What is an Emerging Industry?
An emerging industry is an industry that is just starting to be developed. Therefore, it is an industry that is not widely known by many people, as businesses begin to create a new product, service, or technology that’s not been created before.
Industry Life Cycle
The industry life cycle consists of five different stages – start-up, growth, shakeout, maturity, and decline. Emerging industries are part of the start-up stage because businesses generate minimal revenue, there is a lack of a consumer base, the supply chain is underdeveloped, and the public is unfamiliar with the new product.
Characteristics of an Emerging Industry
1. Minimal competition
An industry that is in its early stage of development will not consist of many businesses. As a result, competition among the businesses is minimal.
2. Lots of growth potential
New industries will expand the job market by offering many jobs for individuals. If the industry becomes profitable, it can generate profit in the long run as well. For example, 3D printers and autonomous vehicles are newly-created technologies and are considered one of the latest trends in the technological world that continue to demonstrate growth potential.
3. High risk and high volatility
Developing a business in an emerging industry is risky if it cannot secure enough funding to cover costs for operations. It is also risky to find clients or consumers because they are unfamiliar with the new product, which will make them hesitant to purchase or invest in it.
4. High prices due to the absence of economies of scale
Businesses can achieve economies of scale when the efficiency in their production processes allows them to produce more units of a product at a lower price. Businesses in an emerging industry lack economies of scale, as they are still in the process of creating an efficient supply chain and distribution channel.
5. Low barriers to entry
Entry into the market is easy because there are few competitors. As long as companies possess adequate financial resources and the knowledge to develop a new product, they are able to enter the market.
Barriers for Emerging Industries
1. Lack of consumer awareness and consumer loyalty
Many people do not have knowledge about new industries, so a lot of marketing is required to help potential consumers become familiar with the industry and be willing to purchase new products.
2. Lack of financing
Investors are usually reluctant to invest in an industry that is not yet fully developed, as there are many financial risks associated with it. It is because investors will be investing in something that’s not been created yet, so they do not know if the new product will be successful or not.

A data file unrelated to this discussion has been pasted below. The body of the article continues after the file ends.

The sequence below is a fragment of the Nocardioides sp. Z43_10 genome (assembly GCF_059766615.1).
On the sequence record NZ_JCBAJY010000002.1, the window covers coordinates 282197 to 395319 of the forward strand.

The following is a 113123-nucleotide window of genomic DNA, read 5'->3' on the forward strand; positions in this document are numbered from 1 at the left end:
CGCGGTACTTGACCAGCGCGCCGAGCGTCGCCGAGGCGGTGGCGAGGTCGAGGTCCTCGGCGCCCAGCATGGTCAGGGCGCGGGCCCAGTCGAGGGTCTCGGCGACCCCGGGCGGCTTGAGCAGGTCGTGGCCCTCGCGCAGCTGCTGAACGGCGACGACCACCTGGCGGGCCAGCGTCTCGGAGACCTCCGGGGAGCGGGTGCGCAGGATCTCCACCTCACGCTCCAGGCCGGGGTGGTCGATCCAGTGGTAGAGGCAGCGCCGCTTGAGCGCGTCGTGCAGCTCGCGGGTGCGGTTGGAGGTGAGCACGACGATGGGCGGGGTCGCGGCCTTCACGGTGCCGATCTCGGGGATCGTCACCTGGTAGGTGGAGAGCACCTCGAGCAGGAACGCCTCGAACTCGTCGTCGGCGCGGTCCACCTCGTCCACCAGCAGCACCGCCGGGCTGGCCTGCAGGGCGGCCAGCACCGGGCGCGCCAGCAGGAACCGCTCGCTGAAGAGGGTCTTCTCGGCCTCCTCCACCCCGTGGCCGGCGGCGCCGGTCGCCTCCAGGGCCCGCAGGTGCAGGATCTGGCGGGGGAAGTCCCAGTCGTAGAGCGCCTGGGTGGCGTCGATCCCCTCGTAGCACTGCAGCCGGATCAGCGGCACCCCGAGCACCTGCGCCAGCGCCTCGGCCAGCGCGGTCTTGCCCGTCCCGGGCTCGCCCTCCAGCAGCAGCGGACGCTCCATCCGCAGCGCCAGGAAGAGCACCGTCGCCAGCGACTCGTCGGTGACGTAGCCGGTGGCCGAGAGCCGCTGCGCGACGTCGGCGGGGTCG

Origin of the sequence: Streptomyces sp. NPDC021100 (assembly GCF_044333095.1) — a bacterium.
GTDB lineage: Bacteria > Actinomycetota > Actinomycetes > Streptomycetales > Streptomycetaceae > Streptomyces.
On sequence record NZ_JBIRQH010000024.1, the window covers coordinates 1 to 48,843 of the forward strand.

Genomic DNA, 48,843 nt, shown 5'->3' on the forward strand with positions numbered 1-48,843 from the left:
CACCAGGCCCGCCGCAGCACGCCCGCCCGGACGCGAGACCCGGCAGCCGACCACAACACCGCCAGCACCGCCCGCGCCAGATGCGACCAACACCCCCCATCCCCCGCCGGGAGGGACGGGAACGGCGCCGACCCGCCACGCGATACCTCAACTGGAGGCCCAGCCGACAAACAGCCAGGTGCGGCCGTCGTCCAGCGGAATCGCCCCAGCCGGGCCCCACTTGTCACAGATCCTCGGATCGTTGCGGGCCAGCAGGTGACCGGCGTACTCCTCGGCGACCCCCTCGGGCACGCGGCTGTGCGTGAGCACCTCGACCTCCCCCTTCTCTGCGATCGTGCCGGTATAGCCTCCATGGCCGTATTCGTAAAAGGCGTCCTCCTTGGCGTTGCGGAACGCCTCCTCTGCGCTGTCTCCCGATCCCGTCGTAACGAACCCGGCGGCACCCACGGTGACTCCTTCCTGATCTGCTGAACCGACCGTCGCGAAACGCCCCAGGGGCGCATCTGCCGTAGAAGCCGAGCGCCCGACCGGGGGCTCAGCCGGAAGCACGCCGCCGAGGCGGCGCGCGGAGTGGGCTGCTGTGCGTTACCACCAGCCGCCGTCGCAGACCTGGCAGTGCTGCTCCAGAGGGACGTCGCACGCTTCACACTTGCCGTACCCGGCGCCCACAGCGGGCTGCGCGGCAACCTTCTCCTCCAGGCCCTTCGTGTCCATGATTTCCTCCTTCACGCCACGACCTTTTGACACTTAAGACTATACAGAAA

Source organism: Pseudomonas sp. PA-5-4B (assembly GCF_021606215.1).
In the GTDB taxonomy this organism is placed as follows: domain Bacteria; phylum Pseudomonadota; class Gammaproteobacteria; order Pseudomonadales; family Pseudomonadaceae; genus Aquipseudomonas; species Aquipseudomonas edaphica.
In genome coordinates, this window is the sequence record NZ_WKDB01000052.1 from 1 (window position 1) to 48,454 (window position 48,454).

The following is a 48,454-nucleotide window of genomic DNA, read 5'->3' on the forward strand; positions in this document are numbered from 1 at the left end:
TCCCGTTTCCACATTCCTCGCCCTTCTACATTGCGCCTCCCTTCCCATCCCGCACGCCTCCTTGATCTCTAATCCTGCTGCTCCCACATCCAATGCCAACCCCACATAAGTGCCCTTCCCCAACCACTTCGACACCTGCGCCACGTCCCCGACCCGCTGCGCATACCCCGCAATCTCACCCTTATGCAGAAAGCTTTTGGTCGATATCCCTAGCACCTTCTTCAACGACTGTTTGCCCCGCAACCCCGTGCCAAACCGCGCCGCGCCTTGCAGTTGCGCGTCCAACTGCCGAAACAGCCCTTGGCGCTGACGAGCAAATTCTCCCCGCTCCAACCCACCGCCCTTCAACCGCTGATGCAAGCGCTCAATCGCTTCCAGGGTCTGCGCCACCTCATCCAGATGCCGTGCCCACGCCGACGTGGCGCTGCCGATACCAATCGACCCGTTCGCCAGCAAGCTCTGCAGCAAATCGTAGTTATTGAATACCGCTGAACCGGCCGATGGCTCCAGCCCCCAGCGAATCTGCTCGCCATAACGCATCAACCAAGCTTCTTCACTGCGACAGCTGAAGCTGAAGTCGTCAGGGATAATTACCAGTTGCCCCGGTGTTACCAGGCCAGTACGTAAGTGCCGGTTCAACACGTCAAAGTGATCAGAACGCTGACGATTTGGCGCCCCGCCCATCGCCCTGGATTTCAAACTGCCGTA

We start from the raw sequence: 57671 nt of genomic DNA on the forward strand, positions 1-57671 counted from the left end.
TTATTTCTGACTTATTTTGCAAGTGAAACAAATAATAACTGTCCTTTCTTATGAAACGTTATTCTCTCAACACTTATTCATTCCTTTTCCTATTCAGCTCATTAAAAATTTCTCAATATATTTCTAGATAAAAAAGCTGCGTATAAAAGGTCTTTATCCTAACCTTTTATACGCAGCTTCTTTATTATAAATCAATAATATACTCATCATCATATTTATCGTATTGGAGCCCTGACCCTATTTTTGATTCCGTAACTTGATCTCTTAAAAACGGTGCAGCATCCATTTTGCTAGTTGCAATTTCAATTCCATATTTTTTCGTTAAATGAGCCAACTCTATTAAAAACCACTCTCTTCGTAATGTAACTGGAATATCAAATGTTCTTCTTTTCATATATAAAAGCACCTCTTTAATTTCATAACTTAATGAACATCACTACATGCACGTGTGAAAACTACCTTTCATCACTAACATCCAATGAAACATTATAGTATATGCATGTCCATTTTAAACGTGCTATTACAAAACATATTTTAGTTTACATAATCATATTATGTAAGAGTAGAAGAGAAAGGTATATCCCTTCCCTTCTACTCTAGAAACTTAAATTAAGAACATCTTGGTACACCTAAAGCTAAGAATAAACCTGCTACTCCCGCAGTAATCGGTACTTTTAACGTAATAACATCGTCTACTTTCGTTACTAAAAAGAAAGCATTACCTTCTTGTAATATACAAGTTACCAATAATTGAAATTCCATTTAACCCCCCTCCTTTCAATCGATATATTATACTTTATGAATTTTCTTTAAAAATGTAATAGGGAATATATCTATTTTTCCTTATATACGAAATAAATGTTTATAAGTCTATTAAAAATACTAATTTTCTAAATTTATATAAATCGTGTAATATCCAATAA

However, entrepreneurs are gaining access to a growing number of capital sources in recent years. For example, venture capital is a form of private equity financing that is popular for new businesses. Several exchange-traded funds (ETFs) are also established for the purpose of financially supporting emerging industries.
3. Restrictions and regulations
Since the industry is new and unfamiliar, the government may impose restrictions on business activities. It may prevent businesses from operating efficiently.
4. High costs of research and development
New businesses may not possess adequate personnel, resources, and knowledge to establish a new product. Therefore, they need to spend a lot on research and development.
5. Lack of suppliers
Depending on what the product is, it may be difficult for suppliers to find sufficient raw materials for businesses to make the product. Therefore, suppliers may be reluctant to work with a business due to the level of difficulty in sourcing the right raw materials.
Potential Strategies for Emerging Industries
A low-cost strategy for businesses to gain an advantage in the market by offering low prices in comparison to their competitors. Doing so can increase consumer demand, which can help the business increase revenue.
Companies can aim to provide products that are unique and different. It will set them apart from their competitors and gain a competitive advantage.
3. Strategic alliance
Two or more companies can form a partnership to produce a new product together. Instead of being a competitor with each other, companies can work with each other to increase profits.
4. Joint venture
A joint venture involves at least two companies coming together to form a separate business entity to combine assets, resources, and operations. Doing so allows companies to access a bigger market and share financial risks.
Examples of Emerging Industries
Nowadays, many emerging industries are putting their focus on new technologies. Examples include robotics, virtual reality, 5G networks, blockchain technology, artificial intelligence, and self-driving cars.
Also, emerging industries in the past are considered well-established industries today. In the 1990s, the internet was a new technology that became increasingly popular, creating the dotcom bubble.
However, many dotcom businesses generated very little revenue, and some went out of business after the burst of the dotcom bubble. The companies that overcame difficulties when the internet was an emerging industry are now well-established corporations, such as Google, eBay, and Amazon.
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